The Whole School, Whole Community, Whole Child (WSCC) model outlines the vital role School Health Services has in coordinating health policies, processes and practices that support each student to achieve her academic potential. The purpose of School Health Services is to ensure that all students are healthy and ready to learn.

In most school settings the school nurse is the “frontline leader” for delivering and ensuring the daily health and safety needs of students are being met. A well-functioning School Health Services staff works in partnership with the district staff, students, parents and the students’ primary healthcare providers to promote the health of the students and maintain a healthy and safe school environment.

school-nurse-inhalerThe school nurse serves as an important bridge between healthcare and education. The National Association of School Nurses (NASN) recommends that while in school, every child, every day, has access to a full-time registered professional school nurse. School nurses provide prevention education that promotes physical and mental health, and serve as case managers bringing families, schools and healthcare providers together. Increased school nurse staffing has resulted in improvements in immunization compliance, vision correction and the identification of life-threatening conditions.

The school nurse is a vital member of an interdisciplinary team, bringing the health expertise necessary to develop a student’s Individualized Education Plan (IEP) or 504 Plan designed to reduce health barriers to learning. Numerous studies demonstrate that a student’s health is directly correlated to his ability to learn. Children with unmet health needs have difficulty engaging in all aspects of the academic process.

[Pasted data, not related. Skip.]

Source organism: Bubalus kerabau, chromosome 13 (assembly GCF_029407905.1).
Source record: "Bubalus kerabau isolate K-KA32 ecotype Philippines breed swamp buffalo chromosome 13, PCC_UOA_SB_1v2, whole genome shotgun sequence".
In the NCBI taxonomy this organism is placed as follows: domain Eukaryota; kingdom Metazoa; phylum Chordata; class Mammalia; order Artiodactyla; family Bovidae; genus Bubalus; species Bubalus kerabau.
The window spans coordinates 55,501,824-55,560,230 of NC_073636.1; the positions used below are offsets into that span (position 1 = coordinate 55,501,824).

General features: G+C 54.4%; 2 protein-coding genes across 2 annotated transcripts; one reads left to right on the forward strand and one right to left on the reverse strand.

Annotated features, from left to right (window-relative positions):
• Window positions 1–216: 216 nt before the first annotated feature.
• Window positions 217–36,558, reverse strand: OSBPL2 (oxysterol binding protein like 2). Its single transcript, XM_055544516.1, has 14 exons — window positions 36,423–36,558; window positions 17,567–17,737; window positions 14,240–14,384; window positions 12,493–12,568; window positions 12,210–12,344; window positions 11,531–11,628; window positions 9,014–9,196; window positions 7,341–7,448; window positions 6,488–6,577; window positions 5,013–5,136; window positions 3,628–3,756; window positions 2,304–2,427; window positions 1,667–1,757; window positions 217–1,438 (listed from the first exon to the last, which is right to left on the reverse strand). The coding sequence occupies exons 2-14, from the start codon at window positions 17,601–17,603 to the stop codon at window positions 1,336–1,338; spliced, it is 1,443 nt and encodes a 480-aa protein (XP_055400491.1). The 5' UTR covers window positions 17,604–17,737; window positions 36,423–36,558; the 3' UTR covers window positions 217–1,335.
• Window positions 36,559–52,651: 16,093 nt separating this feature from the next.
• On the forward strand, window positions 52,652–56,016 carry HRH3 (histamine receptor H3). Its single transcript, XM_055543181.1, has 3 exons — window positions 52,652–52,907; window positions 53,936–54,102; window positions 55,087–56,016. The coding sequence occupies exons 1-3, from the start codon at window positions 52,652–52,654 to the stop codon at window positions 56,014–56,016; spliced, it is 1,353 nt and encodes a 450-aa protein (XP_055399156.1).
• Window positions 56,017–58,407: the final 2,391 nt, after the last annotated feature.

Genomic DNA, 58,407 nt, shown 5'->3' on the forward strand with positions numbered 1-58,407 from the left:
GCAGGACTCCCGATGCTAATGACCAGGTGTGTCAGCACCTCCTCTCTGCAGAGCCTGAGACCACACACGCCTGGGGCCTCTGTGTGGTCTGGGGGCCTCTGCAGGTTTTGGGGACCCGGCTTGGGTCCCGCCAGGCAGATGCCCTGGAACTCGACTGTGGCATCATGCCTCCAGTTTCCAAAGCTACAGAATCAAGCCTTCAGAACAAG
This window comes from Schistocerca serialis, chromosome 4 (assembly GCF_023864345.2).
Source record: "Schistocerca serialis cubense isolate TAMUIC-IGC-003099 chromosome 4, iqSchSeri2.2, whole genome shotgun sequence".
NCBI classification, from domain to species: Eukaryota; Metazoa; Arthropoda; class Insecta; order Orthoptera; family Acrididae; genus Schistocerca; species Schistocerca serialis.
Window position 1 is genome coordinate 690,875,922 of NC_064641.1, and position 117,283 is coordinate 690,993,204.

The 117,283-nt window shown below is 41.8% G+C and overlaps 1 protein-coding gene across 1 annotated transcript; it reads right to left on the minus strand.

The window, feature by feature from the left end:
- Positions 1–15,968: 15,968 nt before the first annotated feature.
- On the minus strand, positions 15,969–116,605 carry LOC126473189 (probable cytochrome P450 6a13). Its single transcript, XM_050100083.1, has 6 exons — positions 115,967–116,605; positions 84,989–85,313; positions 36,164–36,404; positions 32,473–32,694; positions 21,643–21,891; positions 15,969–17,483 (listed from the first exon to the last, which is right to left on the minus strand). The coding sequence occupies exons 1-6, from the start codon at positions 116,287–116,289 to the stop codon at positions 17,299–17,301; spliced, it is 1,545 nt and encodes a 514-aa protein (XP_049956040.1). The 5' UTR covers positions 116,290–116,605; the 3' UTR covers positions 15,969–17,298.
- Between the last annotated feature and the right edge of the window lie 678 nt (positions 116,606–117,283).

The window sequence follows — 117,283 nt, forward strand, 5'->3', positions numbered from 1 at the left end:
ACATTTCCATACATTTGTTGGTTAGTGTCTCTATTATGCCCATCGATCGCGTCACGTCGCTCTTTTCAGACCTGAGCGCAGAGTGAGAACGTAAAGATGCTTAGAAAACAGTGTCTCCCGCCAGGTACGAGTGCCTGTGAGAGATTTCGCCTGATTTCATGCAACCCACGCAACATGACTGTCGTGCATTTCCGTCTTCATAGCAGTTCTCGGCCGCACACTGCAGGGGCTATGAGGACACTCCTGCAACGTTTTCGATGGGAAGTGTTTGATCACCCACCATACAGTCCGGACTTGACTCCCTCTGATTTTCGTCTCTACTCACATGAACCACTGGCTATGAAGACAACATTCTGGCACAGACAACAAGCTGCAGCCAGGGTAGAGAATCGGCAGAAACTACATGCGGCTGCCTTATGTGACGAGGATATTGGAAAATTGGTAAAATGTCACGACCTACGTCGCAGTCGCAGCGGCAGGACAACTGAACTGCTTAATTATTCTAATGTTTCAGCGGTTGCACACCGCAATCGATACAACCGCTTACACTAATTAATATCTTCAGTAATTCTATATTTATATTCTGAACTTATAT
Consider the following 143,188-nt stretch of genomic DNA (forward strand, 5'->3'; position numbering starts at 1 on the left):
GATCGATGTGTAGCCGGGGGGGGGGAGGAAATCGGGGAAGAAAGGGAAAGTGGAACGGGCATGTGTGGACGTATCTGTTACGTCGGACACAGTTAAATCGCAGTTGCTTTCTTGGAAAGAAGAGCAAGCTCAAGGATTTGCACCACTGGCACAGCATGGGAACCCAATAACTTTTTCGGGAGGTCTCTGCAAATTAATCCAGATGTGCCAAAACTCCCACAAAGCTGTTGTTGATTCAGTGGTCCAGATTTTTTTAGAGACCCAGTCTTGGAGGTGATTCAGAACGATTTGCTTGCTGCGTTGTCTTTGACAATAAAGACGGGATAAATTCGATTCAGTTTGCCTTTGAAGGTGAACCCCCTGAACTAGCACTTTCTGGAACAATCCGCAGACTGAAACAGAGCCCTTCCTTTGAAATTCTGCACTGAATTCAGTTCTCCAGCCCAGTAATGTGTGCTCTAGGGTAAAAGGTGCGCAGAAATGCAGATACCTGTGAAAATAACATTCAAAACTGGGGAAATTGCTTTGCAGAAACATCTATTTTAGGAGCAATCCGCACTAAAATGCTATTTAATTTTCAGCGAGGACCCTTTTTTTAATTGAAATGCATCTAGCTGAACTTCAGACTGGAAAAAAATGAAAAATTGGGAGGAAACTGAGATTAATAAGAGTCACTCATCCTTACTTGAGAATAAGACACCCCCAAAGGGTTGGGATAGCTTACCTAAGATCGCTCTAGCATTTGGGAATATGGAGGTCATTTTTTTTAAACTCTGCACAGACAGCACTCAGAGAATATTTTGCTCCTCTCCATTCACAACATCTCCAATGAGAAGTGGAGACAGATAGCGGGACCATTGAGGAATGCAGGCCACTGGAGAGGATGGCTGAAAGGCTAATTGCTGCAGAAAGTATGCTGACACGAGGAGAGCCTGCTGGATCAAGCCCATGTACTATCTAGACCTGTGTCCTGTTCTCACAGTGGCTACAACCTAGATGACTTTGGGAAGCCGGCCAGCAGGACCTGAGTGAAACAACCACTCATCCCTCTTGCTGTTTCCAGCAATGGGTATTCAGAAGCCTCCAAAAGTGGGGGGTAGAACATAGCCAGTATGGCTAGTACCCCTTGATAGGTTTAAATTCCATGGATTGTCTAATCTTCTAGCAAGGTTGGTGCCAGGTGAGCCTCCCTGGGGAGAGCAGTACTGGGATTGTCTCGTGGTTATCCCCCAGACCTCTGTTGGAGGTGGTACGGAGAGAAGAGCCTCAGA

In 2014, 32% of children in New Jersey were low-income, defined as below 200% of the Federal Poverty Level (2016 New Jersey Kids Count). Children from lower income families have difficulty accessing medical treatment for chronic diseases. These students and their families increasingly rely on access to school nurses for their basic care.

Over the past 30 years, there has been a significant increase in children diagnosed with chronic conditions. Currently, about 25% of students are estimated to suffer from chronic conditions such as asthma, diabetes, obesity and epilepsy. Helping students manage chronic conditions decreases absenteeism and improves their grades. Additionally, medically fragile children are coming to school in increasing numbers, requiring complex treatments. Compounding this surge of medical need is the 50% increase in children with food allergies and the influx of students exposed to infectious diseases such as polio, MERS and measles as a result of global travel.

NASN recommends a school nurse to student ratio of 1:750 in a general population school setting and 1:125 in more complex school healthcare settings. In 2010 the average ratio in New Jersey was 1:533. New Jersey law requires at least one certified school nurse in each district. While a significant number of districts employ more than one school nurse, unfortunately there are still some districts where the school nurse is responsible for more than one school.

As an advocate for the individual student, the school nurse provides education and skills that promote self-empowerment, problem-solving, effective communication and collaboration. The school nurse advocates for safety by developing school safety plans to address bullying, school violence, and the multitude of emergency incidents that may occur at school on any given day.

Health Services, and more specifically, school nurses are an essential component of the WSCC model and vital to the overall health and wellness of the entire school community.

Sources:

  1. New Jersey Department of Education
  2. United States Center for Disease Control and Prevention
  3. National Association of Chronic Disease Directors
  4. New Jersey Education Association, February 2014
  5. National Association of School Nurses
  6. National Association of School Nurses